There has, perhaps, been no year in which we’ve appreciated the splendour of nature quite so much as 2020. After months of lockdown and restrictions, the simple pleasure of rolling hills, colourful autumn leaves and abundant wildlife has never felt more necessary.
And, thanks to Redbreast Irish Whiskey, this winter you can combine your two great passions: nature and an excellent dram. Following the launch of its partnership with conservation charity BirdLife International earlier this year, this November Redbreast Irish Whiskey will launch a limited edition version of its 12-year-old – the bestselling and most awarded single pot still Irish whiskey in the world – encased in a copper shell which neatly transforms into a bird feeder.
Designed with a zig-zag pattern which allows birds to cling to the feeder, once removed from the bottle simply fill it with seeds and nuts and wait for your new feathered friends to arrive. Feeding birds in this way is especially important in winter when food becomes scarce and, with 40% of all bird species in decline, Redbreast and BirdLife International hope this will help whiskey lovers to do their part to protect diversity in avian wildlife.
“After much anticipation, we are extremely excited to launch the beautifully crafted whiskey casing that has been specially designed to double up as a bird feeder,” says Laura Hanratty, Head of Prestige and Speciality Brands at Irish Distillers, owner of Redbreast Irish Whiskey. “We worked closely with BirdLife International to ensure the bird feeder honours our mission of helping protect not only Robins, but all common birds, as we move into the colder months and food begins to become scarce.”
Priced at €60 (£50), the same as a standard bottle of Redbreast Irish Whiskey 12-Year-Old, and with €15 (£12.50) from every bottle purchased donated directly to BirdLife International, the limited edition bottle will also help raise crucial funds to support the charity’s work monitoring bird populations and identifying environmental issues.
“Not only is the whiskey casing beautiful, it will also help support our feathered friends throughout the cold winter by providing them with a valuable source of food,” explains BirdLife International CEO Patricia Zurita. “Whether they’re garden birds or migratory birds passing through, all species will benefit from this, not just Robin Redbreasts. This bird feeder helps spread awareness of the simple, yet important, things we can all do to help protect birds whilst also raising vital funds.”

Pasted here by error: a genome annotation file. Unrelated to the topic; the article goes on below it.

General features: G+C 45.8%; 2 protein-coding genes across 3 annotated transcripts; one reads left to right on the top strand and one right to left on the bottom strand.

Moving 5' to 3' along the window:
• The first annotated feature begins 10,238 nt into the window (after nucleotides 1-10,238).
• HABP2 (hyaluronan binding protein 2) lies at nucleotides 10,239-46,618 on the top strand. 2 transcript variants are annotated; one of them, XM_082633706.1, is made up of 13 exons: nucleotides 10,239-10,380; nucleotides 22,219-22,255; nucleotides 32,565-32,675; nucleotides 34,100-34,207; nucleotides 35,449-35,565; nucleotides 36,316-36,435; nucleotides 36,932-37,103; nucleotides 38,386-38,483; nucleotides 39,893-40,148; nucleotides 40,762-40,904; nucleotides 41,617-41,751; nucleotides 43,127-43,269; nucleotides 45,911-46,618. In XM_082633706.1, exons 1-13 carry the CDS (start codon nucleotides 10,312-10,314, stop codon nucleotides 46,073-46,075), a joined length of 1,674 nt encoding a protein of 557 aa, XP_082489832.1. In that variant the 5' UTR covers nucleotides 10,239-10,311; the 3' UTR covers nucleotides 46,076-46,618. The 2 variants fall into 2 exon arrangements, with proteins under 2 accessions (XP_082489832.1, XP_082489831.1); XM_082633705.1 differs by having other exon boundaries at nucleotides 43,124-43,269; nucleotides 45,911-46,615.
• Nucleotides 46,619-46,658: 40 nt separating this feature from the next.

A great Irish whiskey that also supports the bird populations we’ve come to appreciate so much over the past few months? Sounds like a win-win that will also make a memorable Christmas present for the whiskey aficionado in your life. Click the button below to buy your bottle now.
Redbreast Irish Whiskey 12-Year-Old Limited Edition
Top tips for setting up a bird feeder
- In general, birdfeeders work best when filled with peanuts, sunflower seeds or suet (i.e. fat) pellets. Various commercial seed mixes also work very well.
- Variety is key, the more varied the different types of food that are provided, the greater the variety of bird species that will visit and will benefit.
- Take care that the seeds aren’t so small they can fall through the holes.
- It’s important to provide food at a rate that matches the birds’ appetites. Birds will generally spend more time visiting feeders and require more food when temperatures are low, and especially during periods of snow and/or freezing weather. Fill the feeder half full to start with, then keep an eye on how rapidly the level of food drops.
- Ideally the feeder should be hung from a relatively exposed tree branch or from a bird table or freestanding feeding station. It should be high enough above the ground that cats and other mammalian predators can’t reach it, and far enough away from dense foliage where avian predators such as hawks might lurk and ambush the birds that feed on it.
- Provide water in addition to food to really benefit a wide range of different species. Use a dedicated bird bath or simply fill a disk with water and placing it in an open location where birds can easily use it while still being able to see predators approaching.
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